"The beauty of dance is that it gets passed from one body and soul to another … it goes into the air and then it disappears," says choreographer Stephen Petronio. Dancers perform brushstrokes in space, creating art with a language all their own in which they give physical expression to emotion, personalities, narratives, and views of the world, and even those who can't "speak" that language can at least appreciate how different dancers and choreographers may express themselves in unique dialects.
Petronio's experimental dance company recently decided to honor one of the most revolutionary figures in the late 20th century dance world, Merce Cunningham (1919-2009), by restaging his seminal 1968 work, "RainForest." What Petronio and his troupe learned is that, like taking an immersion foreign language course, learning the style and aesthetics of the master's work, from those (like Andrea Weber) who'd danced for the painstakingly precise Cunningham over the decades, is extremely challenging, not the least for subverting their understanding of their own bodies, their athleticism, and their function as interpretive artists.
The new documentary "If the Dancer Dances" (opening Friday in New York City) goes inside the rehearsal studio as Petronio's dancers painstakingly learn the intricacies of Cunningham's choreography while also bringing their own individual styles to the performance. Can these young dancers take ownership of a classic dance – performing their own individual take, as an actor might bring their own individual interpretation to a Shakespeare character – so that a work is kept alive and not preserved like a museum piece?
It's not easy – the weight of expectations, the demands of accommodating different aesthetics, and differing generational attitudes toward choreography make becoming acquainted with Cunningham a heavy task. The dancers experience an anxiety that is unusual for them, when those who'd performed "RainForest" decades ago give their two (or four, or ten) cents about what they are doing wrong. Of course, "wrong" isn't exactly the right word. But one must master an aesthetic, such as Cunningham's precision, his displays of what is referred to as "gentle power," and his peculiar timing (he never rehearsed dances to music, yet always kept a stopwatch handy), before you can break from it.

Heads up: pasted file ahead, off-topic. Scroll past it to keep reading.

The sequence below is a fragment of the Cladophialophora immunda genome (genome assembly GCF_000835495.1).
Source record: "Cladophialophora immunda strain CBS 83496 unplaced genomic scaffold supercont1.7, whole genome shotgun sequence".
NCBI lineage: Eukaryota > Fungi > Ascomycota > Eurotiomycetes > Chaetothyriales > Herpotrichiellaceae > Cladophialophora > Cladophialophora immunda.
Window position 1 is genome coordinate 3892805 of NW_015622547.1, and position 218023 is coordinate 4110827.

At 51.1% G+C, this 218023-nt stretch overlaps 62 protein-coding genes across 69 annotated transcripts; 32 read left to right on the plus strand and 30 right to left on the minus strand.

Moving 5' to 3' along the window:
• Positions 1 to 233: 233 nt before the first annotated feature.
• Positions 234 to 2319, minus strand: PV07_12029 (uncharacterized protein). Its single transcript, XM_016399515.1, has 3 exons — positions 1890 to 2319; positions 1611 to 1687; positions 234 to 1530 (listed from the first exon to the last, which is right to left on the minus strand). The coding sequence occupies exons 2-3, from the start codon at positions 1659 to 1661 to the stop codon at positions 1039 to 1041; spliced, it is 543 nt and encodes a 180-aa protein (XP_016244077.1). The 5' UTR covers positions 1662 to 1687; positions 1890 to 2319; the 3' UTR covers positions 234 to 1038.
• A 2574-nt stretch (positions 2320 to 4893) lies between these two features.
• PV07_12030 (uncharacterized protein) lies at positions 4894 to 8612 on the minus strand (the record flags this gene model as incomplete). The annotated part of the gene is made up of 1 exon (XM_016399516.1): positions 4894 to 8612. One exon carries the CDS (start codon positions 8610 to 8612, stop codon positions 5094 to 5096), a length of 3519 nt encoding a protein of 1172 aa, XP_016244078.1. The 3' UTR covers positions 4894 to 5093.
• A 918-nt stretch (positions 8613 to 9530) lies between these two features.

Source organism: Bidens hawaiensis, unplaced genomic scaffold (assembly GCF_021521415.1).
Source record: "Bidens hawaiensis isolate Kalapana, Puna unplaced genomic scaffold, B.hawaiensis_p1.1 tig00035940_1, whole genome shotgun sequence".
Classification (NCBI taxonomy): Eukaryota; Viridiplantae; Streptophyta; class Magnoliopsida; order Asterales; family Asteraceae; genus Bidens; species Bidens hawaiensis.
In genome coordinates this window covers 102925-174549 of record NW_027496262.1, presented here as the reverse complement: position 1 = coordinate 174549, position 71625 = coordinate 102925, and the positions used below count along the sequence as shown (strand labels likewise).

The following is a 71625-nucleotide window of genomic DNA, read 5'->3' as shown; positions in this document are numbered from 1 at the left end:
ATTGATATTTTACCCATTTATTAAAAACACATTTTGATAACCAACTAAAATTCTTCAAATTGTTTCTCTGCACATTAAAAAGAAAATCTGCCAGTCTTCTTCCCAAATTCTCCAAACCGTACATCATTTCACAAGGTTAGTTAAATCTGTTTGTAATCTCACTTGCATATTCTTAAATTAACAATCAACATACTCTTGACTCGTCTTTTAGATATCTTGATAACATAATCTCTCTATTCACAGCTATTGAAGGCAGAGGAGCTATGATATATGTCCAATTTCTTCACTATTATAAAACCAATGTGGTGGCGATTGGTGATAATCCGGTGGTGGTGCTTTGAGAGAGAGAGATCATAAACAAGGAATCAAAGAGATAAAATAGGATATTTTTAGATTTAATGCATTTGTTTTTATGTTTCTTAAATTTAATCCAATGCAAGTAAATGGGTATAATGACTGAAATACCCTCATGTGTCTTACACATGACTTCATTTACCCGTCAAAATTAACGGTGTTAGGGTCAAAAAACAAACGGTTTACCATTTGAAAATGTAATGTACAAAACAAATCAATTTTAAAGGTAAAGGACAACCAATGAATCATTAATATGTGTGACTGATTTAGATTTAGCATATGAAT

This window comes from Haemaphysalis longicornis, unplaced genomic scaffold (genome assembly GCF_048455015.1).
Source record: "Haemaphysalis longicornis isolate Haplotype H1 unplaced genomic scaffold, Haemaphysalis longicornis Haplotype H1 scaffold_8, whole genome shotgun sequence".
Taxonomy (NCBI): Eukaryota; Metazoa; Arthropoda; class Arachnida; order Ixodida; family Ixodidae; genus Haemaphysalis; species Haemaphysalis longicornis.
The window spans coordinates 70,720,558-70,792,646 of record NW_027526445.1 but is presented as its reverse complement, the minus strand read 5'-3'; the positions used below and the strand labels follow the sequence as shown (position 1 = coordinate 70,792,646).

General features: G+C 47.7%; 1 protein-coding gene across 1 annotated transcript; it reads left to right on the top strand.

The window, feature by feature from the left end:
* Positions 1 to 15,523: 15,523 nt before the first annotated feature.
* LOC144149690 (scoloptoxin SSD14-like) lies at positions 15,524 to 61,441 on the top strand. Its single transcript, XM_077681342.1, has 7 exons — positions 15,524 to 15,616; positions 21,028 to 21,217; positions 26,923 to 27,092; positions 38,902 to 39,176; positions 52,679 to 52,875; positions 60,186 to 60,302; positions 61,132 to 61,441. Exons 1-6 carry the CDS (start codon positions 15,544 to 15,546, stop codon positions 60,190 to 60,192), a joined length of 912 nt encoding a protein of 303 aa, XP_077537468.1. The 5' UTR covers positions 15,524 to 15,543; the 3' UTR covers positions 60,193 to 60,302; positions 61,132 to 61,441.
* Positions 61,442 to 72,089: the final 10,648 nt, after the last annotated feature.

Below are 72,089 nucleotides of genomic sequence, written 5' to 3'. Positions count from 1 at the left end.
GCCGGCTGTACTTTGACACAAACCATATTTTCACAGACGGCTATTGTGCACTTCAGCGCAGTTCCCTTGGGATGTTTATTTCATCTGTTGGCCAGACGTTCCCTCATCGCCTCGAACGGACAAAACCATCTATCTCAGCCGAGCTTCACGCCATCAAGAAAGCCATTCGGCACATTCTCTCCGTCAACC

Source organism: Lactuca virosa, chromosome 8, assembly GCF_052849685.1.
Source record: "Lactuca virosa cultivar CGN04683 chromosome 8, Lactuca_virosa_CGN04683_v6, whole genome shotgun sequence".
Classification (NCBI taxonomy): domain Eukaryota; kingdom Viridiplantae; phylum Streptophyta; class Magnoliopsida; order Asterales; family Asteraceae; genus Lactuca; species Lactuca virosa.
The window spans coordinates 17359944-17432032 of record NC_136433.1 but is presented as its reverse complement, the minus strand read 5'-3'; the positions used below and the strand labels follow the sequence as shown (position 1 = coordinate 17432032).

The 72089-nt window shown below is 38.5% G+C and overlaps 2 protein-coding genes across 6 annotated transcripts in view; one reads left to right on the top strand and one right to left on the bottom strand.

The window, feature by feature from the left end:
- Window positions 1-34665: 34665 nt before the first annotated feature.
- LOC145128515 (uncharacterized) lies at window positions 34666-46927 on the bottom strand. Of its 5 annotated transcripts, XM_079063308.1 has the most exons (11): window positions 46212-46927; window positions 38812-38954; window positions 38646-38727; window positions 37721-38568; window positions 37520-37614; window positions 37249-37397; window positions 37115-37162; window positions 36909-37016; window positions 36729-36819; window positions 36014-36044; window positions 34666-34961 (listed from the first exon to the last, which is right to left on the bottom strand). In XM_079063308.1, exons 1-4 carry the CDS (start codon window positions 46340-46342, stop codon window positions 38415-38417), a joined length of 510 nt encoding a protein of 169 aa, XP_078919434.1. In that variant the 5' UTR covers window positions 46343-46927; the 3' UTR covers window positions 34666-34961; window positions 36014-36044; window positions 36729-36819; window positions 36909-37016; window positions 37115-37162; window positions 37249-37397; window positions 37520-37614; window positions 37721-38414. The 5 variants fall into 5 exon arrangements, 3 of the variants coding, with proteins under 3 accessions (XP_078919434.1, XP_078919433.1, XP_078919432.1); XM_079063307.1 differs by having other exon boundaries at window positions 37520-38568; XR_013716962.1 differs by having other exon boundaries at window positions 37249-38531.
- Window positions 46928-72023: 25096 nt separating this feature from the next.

One Cunningham veteran, Melissa Toogood, understands the importance of Petronio's dancers taking ownership of the piece, to prevent the work from seeming "precious," because then it would evaporate, rather than remain in the hearts and minds of the audience. But the very nature of dance means that it is impermanent, so "preserving" a dance is like pushing water uphill.
When the recreation debuts, featuring Jasper Johns' original costume designs and Andy Warhol's set, one gets the feeling that these dancers have managed to surmount one more mountain in their artistic development, while introducing Cunningham to a new audience.
And because of director Maia Wechsler and producer Lise Friedman's marvelous documentary, we now have a preserved copy, not only of Cunningham's original idea (and of Petronio and Weber's rebirth) of "RainForest," but also the sweat of months of training and rehearsal, the memories of Cunningham veterans, and the personal trials of dancers who have committed themselves to an art form that lives foremost in muscle memory, movement, stillness, breath, and the collision of bodies in space.
"If the Dancer Dances" (distributed by Monument Releasing) opens theatrically in New York City on April 26 and Los Angeles on May 3, with a national release to follow. 83 mins. The film is not rated.
To watch a trailer for "If the Dancer Dances" click on the video player below: